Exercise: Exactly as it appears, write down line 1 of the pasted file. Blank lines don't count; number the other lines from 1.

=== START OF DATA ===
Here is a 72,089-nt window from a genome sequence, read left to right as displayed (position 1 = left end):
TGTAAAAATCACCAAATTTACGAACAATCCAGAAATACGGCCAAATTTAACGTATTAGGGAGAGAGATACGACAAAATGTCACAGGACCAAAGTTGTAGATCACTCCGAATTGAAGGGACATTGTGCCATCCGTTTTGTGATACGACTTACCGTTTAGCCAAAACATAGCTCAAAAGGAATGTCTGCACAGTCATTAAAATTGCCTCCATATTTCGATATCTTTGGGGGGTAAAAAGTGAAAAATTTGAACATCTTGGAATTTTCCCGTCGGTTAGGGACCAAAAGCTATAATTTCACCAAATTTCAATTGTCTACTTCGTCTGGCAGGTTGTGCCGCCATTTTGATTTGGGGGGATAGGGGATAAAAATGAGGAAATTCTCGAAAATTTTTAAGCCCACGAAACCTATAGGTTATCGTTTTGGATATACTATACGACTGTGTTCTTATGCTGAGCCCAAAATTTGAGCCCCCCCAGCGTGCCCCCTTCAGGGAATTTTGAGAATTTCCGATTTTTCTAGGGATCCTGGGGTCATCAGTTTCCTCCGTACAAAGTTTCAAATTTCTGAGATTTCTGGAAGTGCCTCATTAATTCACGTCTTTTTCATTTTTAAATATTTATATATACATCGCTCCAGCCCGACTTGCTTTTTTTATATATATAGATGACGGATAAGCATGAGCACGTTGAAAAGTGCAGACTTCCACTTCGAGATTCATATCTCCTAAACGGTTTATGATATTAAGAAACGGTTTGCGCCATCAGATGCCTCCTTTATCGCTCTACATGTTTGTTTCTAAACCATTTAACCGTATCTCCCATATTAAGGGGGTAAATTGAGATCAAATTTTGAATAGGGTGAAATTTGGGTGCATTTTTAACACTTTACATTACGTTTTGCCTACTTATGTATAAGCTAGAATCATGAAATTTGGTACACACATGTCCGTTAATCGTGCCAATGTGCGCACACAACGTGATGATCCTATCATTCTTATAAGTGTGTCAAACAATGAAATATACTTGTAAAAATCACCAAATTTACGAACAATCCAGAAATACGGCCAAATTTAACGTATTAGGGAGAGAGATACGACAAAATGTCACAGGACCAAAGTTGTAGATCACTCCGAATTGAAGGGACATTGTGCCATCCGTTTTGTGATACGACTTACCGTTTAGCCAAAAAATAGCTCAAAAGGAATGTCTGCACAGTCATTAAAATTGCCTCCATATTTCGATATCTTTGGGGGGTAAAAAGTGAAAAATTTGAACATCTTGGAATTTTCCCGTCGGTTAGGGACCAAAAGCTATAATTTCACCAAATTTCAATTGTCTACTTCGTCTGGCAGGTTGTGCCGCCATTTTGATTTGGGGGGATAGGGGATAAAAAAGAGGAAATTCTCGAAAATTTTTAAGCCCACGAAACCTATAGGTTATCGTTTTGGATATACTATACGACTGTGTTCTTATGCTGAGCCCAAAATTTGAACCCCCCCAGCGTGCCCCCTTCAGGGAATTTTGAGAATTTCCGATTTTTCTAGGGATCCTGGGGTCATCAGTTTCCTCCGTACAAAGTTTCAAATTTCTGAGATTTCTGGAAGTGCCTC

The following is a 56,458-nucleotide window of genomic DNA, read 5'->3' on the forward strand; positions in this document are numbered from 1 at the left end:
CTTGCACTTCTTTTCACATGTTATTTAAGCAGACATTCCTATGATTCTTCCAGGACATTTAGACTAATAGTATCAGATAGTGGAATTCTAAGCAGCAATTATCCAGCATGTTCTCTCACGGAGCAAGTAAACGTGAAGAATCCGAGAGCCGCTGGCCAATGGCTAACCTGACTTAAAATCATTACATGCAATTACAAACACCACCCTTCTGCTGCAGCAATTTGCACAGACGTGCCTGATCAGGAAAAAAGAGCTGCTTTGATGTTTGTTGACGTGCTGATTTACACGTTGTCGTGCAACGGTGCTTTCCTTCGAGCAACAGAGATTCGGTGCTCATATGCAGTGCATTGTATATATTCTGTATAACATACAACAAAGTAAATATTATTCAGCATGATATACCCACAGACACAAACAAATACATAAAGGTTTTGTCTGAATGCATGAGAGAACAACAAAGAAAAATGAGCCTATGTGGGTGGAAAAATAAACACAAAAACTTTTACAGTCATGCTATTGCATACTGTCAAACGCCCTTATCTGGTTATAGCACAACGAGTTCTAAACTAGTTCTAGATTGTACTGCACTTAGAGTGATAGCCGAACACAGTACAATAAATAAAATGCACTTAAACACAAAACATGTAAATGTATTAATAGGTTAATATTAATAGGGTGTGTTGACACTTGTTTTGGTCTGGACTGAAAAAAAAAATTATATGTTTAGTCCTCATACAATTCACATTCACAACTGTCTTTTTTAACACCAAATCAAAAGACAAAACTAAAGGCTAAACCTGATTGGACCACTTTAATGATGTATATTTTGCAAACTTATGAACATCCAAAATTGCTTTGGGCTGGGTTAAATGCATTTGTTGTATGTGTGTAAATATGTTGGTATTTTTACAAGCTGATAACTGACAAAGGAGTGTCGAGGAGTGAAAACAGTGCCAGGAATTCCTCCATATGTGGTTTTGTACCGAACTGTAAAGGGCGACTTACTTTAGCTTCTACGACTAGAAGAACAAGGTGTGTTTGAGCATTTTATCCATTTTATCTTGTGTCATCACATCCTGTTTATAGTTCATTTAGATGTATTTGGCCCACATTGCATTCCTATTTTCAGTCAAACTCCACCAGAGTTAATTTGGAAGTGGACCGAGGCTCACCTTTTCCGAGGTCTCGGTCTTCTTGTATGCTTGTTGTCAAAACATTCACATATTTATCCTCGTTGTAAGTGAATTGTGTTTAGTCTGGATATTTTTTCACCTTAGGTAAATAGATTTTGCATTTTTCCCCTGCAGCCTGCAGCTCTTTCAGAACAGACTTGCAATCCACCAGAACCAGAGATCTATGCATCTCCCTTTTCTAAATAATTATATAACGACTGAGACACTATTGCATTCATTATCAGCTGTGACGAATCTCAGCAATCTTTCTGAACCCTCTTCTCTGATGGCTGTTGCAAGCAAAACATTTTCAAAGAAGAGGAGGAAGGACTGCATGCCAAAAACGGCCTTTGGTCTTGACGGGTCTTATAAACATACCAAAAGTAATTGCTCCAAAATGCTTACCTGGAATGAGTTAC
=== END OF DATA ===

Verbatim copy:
Here is a 72,089-nt window from a genome sequence, read left to right as displayed (position 1 = left end):